Hope is with the youth, the Kurds and the working class

More than 45,000 workers have been suspended and more than 8,000 are being held. The declaration of the “State of Emergency” is part of a bonapartist offensive by Erdoğan. In this interview Kaan Onat, a young Turkish militant in Germany analyzes the situation for youth, workers and the universities.
  • Kaan Onat | 
  • July 23, 2016

The Erdogan government has attacked education a great deal in the past years. What are some of these attacks and why did they occur?

The latest measures are the final steps to conquer educational facilities in Turkey. It started with measures that changed high schools to “imam hatips”, which train government employed imams with a “less-scientific” high school education. There were also general changes in the syllabus, like wiping out Darwin from the school books. A significant percentage of the youth were forced to go to these kinds of schools because there were no other schools in their neighborhood. It was the practical reflection of Erdogan’s statement: “We want to raise a devout youth.”

Erdogan’s war against universities started with the student protests 5 years ago. Students have protested about a variety of topics throughout the past 5 years- such as against Erdogan’s visits to campus, or against opening a police station on campus. In the last two years, many student protested the massacres in Kurdistan like the bombing of Suruç or the airstrike on the peasants illegally trading across the border. There are also protests to defend the secular education system. These aren’t mass movements, but they exist. Students who protested against the government were mainly concentrated in ODTÜ (Middle East Technical University), which was also the center of the leftist movement in the 70’s. In the last 2 years the police and special security were deployed to many universities to repress the leftist groups. Even hanging posters or setting-up info-tables were excuses to suspend students from the university. Erdogan also used his position to assign a rector to the universities.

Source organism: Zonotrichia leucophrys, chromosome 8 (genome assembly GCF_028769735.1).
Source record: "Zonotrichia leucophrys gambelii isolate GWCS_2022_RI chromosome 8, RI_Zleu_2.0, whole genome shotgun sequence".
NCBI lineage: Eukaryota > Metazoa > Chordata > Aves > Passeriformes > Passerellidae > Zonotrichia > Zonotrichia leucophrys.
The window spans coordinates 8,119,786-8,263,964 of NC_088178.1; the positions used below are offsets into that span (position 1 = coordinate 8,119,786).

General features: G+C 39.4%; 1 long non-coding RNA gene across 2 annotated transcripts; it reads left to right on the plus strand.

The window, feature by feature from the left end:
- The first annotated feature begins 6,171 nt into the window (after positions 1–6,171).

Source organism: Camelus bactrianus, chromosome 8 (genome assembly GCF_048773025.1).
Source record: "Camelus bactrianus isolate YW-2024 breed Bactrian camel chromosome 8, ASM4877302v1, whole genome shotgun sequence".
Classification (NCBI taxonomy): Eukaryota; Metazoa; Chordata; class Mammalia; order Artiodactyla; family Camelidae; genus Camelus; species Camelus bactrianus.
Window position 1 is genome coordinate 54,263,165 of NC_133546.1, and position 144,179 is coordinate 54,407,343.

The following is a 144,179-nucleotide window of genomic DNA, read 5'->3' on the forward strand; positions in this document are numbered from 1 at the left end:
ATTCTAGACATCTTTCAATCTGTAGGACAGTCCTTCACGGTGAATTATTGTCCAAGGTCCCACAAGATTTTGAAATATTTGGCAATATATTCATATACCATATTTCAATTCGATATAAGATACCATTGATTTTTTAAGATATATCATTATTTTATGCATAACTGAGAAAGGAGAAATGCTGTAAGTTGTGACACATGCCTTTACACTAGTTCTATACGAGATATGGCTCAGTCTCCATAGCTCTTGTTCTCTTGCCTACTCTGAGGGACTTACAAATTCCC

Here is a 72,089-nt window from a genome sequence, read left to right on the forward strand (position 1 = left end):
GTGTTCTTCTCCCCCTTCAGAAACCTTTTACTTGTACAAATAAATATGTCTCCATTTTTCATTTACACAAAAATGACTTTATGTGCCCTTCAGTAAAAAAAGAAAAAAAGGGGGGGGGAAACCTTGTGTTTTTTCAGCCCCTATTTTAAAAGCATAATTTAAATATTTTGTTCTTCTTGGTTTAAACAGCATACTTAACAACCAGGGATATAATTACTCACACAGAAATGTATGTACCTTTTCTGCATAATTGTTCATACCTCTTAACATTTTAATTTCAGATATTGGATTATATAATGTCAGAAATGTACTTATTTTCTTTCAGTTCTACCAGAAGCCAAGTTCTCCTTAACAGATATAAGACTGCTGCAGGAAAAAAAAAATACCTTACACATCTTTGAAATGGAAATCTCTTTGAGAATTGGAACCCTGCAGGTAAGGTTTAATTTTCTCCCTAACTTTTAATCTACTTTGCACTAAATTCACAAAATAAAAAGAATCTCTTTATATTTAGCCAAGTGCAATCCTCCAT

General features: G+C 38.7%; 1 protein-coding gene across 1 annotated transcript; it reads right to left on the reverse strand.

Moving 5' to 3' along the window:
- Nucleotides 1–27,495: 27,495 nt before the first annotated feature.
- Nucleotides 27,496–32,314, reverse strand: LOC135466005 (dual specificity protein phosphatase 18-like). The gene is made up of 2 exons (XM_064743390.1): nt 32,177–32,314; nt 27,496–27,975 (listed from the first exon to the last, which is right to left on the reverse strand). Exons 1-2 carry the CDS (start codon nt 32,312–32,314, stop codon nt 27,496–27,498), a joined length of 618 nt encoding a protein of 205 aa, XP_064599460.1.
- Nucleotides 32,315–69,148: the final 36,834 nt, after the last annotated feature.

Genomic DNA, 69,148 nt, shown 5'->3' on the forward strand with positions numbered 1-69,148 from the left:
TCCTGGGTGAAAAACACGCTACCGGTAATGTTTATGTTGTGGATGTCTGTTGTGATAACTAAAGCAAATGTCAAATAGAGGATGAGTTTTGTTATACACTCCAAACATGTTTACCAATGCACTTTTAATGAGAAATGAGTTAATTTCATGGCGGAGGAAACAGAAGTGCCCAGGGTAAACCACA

The right to assign the head of universities was given to the President by the coup in the 80’s. The deans and rectors play a major role in higher education, so the move to have the state assign them is part of a goal to gain full control of the education system. The rectors decide what kind of research is allowed or prohibited and are able to profile, ban political groups and even repress students.

The latest measures of the AKP include suspending more than 15,000 employees of the education ministry, cancelling the teaching licenses of 21,000 teachers and requesting the resignation of more than 1,500 deans from universities. What do you make of this latest AKP move?

The Islamic Gülen-movement, the old political ally of Erdogan and AKP, has a large influence in the army and bureaucracy. These sectors formed the basis of support for the AKP regime. After they turned against each other, the government attempted to “cleanse” state organs. When we examine the high numbers of people arrested, it seems that Erdogan is taking the full advantage of the coup attempt to eliminate all of the opposition, including those who have nothing to do with the Gülen-movement.